Monday, January 18, 2010

Smith upbeat for India Test

South Africa captain Graeme Smith is hoping that his team will carry the winning momentum with them to India.

South Africa finished an epic four-Test series at home to England by retaining the Basil D'Oliveira Trophy.

An innings-and-74-run victory in a sometimes fractious final Test at The Wanderers was built on Smith's first-innings hundred and 14 wickets shared between Morne Morkel and Dale Steyn, in conditions that played to the two fast bowlers' strengths.

Smith is encouraged by Sunday's outcome and South Africa's domination of two of the other three Tests in the drawn series.

But he said: "It's a whole new world touring India. Not many teams go there and prove to be successful.

"Last time we were there, we drew the series 1-1, and we've got a few challenges going into those conditions to perform well."

South Africa faltered only in the second Test against England, losing by an innings at Kingsmead.

Smith believes a short recovery period after a tough series, and then a confident approach, will be major assets on the sub-continent.

"A good, aggressive mindset going into India is always crucial," he continued. "We'll prepare well. But it's been quite a heavy summer, so it's important that the guys recover - then we can switch on for India."

South Africa, second in the world rankings just behind India, are likely to once again be playing under the International Cricket Council's decision review system, which was responsible for its share of controversy against England.
But Smith appears to have warmed to DRS, despite his initial qualms.

"As I said before the series, it was something I was sceptical about," he said.

"But I think people are losing focus about what it is there for. Teams are certainly trying their luck a lot more but it really is there to take the shocking decision out of the game.

"Maybe if you only had one review, you wouldn't take so many chances, and possibly that needs to be tightened up.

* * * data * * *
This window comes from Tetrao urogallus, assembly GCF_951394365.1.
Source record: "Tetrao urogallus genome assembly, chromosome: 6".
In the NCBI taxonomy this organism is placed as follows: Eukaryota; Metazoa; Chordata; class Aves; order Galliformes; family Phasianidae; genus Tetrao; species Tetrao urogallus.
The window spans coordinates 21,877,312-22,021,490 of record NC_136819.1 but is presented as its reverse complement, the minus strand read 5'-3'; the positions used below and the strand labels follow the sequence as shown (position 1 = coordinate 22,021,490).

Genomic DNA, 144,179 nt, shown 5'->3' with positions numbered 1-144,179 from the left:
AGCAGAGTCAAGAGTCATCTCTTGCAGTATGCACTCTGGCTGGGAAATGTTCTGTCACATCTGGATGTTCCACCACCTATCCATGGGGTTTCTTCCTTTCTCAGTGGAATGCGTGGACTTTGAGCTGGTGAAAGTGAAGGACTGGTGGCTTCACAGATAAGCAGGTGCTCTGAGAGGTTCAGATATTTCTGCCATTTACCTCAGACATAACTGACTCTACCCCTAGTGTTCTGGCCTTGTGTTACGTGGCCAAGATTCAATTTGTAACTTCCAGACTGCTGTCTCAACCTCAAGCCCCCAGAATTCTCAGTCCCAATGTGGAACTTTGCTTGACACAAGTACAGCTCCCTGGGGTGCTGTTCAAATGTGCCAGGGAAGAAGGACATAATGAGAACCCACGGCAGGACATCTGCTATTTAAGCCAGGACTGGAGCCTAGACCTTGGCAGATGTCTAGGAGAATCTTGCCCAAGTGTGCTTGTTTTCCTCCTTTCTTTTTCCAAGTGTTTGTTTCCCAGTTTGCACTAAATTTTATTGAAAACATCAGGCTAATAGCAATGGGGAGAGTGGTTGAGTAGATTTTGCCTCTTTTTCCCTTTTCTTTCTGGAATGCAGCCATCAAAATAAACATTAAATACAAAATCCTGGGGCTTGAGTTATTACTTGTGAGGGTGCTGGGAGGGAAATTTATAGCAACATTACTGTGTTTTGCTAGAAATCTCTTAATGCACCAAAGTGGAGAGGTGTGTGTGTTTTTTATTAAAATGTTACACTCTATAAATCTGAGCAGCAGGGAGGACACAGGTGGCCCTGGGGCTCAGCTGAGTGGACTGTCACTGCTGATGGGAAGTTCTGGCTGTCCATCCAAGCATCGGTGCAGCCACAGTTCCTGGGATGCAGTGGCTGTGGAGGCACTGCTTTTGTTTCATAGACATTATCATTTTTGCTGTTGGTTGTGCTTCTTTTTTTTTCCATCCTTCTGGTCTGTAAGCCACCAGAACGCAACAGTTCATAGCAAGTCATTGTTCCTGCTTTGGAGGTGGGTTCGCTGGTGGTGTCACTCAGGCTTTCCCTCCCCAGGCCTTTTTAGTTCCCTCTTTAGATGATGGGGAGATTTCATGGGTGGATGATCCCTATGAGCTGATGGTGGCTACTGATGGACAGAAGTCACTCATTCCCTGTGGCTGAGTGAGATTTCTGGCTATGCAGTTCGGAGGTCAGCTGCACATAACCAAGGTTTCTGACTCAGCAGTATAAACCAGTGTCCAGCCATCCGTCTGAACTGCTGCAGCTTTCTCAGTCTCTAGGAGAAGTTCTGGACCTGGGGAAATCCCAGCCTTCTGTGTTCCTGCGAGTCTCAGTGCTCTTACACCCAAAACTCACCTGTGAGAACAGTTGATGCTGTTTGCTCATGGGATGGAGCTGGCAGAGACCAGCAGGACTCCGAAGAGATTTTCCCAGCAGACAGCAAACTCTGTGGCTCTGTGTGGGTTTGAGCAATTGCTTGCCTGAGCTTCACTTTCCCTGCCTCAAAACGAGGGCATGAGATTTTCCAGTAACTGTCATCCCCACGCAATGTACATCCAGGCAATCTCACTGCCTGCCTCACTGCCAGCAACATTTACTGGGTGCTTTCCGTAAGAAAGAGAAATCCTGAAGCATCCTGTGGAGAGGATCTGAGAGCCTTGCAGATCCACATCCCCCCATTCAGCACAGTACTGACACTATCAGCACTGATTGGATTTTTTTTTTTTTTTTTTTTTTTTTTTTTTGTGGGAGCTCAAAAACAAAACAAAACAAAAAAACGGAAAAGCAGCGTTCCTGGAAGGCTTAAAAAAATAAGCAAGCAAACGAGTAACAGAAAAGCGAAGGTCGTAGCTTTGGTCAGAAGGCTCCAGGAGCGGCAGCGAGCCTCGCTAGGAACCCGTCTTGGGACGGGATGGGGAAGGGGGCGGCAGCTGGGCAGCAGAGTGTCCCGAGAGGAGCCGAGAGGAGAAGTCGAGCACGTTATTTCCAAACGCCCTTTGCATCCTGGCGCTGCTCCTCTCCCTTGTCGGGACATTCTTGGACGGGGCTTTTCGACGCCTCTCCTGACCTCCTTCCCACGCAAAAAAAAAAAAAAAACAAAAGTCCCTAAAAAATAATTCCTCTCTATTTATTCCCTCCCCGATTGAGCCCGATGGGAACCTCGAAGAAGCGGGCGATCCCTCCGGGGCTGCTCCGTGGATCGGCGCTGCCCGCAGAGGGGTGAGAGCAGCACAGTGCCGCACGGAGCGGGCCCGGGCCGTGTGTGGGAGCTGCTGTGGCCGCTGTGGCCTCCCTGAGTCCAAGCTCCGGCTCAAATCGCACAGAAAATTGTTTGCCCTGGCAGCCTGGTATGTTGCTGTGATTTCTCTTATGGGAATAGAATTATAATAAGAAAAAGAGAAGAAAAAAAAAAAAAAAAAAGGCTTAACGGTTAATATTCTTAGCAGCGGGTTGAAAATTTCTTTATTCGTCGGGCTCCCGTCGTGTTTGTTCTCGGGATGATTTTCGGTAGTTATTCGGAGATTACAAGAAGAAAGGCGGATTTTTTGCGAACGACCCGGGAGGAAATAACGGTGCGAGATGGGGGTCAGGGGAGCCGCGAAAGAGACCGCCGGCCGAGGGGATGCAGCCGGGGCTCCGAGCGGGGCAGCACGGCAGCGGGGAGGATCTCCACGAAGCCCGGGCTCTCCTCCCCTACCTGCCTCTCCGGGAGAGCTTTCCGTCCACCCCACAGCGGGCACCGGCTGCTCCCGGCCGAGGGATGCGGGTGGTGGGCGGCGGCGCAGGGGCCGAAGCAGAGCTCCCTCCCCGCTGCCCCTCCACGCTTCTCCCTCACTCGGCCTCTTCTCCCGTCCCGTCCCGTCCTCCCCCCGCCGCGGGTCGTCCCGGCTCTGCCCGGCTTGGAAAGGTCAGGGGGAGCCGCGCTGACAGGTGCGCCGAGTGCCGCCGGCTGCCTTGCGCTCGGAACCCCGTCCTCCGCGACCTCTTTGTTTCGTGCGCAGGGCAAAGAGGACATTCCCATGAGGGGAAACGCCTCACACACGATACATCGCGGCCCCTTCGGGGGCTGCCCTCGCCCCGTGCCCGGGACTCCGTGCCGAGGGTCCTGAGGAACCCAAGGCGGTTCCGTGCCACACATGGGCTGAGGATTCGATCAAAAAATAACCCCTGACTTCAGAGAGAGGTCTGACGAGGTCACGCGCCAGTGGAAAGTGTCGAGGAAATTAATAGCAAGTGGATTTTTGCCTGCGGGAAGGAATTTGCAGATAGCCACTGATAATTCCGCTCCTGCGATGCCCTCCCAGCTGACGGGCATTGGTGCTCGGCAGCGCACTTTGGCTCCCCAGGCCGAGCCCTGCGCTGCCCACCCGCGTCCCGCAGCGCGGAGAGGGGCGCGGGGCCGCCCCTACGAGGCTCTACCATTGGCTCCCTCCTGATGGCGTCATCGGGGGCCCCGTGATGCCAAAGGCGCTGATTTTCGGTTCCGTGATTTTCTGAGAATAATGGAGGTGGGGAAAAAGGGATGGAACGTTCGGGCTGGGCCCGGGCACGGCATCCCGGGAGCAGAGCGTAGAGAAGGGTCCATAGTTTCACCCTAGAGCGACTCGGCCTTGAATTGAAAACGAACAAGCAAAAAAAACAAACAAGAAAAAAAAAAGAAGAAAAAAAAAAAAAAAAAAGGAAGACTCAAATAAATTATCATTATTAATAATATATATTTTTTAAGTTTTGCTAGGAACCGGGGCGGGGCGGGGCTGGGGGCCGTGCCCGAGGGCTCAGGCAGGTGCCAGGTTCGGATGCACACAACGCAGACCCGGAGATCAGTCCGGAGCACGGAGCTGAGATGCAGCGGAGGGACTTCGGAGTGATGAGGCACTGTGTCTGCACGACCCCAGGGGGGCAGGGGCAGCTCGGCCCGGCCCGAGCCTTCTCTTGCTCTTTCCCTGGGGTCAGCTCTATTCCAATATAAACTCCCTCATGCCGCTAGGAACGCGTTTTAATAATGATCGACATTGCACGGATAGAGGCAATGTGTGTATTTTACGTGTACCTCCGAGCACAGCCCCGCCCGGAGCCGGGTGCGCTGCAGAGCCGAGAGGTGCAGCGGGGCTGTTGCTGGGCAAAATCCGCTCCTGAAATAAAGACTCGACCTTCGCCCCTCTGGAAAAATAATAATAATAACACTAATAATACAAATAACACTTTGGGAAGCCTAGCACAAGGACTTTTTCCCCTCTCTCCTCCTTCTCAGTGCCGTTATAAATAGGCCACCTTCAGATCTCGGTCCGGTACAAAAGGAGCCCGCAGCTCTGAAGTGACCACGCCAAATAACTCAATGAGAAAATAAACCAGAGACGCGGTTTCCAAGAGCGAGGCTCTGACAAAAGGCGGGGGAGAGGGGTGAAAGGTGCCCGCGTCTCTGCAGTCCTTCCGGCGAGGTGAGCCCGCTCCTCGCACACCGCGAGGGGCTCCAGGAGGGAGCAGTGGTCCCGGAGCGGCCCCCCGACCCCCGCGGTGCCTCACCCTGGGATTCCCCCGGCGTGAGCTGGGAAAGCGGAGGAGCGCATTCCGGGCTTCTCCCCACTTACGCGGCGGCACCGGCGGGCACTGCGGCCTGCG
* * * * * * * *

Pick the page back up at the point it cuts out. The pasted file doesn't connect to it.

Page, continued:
"We need to keep trialling it and improving it but there were always going to be frustrations on either team. You have to view it in the right light and how it was meant to be used."

There was no doubt South Africa were the team who finished the strongest against England, and Smith admitted a fifth Test, as there used to be between these two countries, would probably have appealed to him.

"I wish there was a decider now," he said.

"But, again, like the review system, we knew what it was before the series so it's pointless crying over it. I'm just really proud of the way the guys played. We had two debutants (in the final Test) who put in solid performances and we certainly were the team who were hungrier going into this game, and we played that way.

"It shows this team wants to progress and, within the group, there is a real drive to be better."

Steyn, who had to sit out the first Test with a hamstring strain and perhaps returned to full fitness only in time for the third, finished with a telling 15 wickets in only five innings.

"England was the one side I hadn't really performed well against and I really wanted to put that right," he said.

"After not playing at Centurion, I knew I had to lift my game for the remaining three and make a massive contribution. But watching Morne bowl throughout the series has been the highlight for me.

"With Makhaya (Ntini) falling away, Morne has stepped up and he's bowled tremendously.

"I think he deserves all the credit and I have actually been bowling behind him. He's been the spearhead."

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